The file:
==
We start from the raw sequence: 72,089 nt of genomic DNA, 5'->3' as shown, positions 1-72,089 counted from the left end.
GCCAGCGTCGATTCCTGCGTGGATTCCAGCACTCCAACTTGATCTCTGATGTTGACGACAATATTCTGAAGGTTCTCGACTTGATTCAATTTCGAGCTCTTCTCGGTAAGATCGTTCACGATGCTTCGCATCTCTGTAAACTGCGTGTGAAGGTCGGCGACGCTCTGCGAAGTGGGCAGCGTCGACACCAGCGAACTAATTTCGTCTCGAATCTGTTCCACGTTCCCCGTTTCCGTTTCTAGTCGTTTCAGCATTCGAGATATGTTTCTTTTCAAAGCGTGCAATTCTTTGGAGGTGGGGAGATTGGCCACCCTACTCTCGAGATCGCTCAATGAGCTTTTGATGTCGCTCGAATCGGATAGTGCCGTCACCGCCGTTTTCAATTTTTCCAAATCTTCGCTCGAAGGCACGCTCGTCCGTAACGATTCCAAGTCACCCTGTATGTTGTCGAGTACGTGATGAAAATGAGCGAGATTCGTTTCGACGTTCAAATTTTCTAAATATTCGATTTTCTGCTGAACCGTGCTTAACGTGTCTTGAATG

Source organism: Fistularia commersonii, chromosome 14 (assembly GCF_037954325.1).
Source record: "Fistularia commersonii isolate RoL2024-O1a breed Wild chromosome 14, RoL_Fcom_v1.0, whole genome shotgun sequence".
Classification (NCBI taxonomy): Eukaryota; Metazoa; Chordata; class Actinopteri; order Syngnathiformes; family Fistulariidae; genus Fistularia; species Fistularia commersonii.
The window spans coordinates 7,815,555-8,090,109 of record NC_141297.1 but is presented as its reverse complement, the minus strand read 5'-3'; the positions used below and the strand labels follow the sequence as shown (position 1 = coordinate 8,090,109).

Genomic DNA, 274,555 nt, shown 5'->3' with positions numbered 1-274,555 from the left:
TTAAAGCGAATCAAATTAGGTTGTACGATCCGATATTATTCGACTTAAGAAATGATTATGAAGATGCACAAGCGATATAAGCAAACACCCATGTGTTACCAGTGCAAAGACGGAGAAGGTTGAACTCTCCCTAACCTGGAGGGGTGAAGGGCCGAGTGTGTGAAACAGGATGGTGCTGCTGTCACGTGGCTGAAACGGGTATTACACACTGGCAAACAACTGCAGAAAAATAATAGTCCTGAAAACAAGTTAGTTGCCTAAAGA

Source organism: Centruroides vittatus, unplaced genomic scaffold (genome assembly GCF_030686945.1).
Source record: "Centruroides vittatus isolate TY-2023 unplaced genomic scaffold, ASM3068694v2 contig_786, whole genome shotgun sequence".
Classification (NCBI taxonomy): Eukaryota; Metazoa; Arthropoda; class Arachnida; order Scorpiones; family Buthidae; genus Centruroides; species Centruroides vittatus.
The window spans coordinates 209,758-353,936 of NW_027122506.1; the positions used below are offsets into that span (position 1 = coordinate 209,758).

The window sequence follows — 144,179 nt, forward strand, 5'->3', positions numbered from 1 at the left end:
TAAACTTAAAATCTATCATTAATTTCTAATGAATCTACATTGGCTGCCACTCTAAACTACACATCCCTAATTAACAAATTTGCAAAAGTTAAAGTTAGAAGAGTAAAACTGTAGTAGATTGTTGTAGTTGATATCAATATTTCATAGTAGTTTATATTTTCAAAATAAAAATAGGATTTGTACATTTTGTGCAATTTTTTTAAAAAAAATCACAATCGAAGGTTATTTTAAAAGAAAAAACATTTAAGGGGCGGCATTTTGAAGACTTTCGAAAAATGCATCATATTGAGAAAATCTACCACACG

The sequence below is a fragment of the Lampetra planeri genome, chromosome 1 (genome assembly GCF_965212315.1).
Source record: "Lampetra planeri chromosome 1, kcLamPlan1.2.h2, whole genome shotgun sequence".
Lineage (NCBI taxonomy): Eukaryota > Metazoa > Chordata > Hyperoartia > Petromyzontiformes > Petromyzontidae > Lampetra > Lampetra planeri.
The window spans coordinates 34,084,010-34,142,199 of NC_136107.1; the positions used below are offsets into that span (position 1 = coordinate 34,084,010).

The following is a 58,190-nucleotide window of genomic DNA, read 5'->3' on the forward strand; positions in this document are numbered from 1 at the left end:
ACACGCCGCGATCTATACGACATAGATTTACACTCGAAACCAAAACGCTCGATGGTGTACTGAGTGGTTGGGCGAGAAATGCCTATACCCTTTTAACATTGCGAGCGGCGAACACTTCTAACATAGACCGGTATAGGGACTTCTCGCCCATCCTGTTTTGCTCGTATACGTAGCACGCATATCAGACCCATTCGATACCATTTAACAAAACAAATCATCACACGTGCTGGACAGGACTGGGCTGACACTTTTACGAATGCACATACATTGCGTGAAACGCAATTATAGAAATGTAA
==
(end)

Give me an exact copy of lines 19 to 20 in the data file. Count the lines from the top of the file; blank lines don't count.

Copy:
The following is a 58,190-nucleotide window of genomic DNA, read 5'->3' on the forward strand; positions in this document are numbered from 1 at the left end:
ACACGCCGCGATCTATACGACATAGATTTACACTCGAAACCAAAACGCTCGATGGTGTACTGAGTGGTTGGGCGAGAAATGCCTATACCCTTTTAACATTGCGAGCGGCGAACACTTCTAACATAGACCGGTATAGGGACTTCTCGCCCATCCTGTTTTGCTCGTATACGTAGCACGCATATCAGACCCATTCGATACCATTTAACAAAACAAATCATCACACGTGCTGGACAGGACTGGGCTGACACTTTTACGAATGCACATACATTGCGTGAAACGCAATTATAGAAATGTAA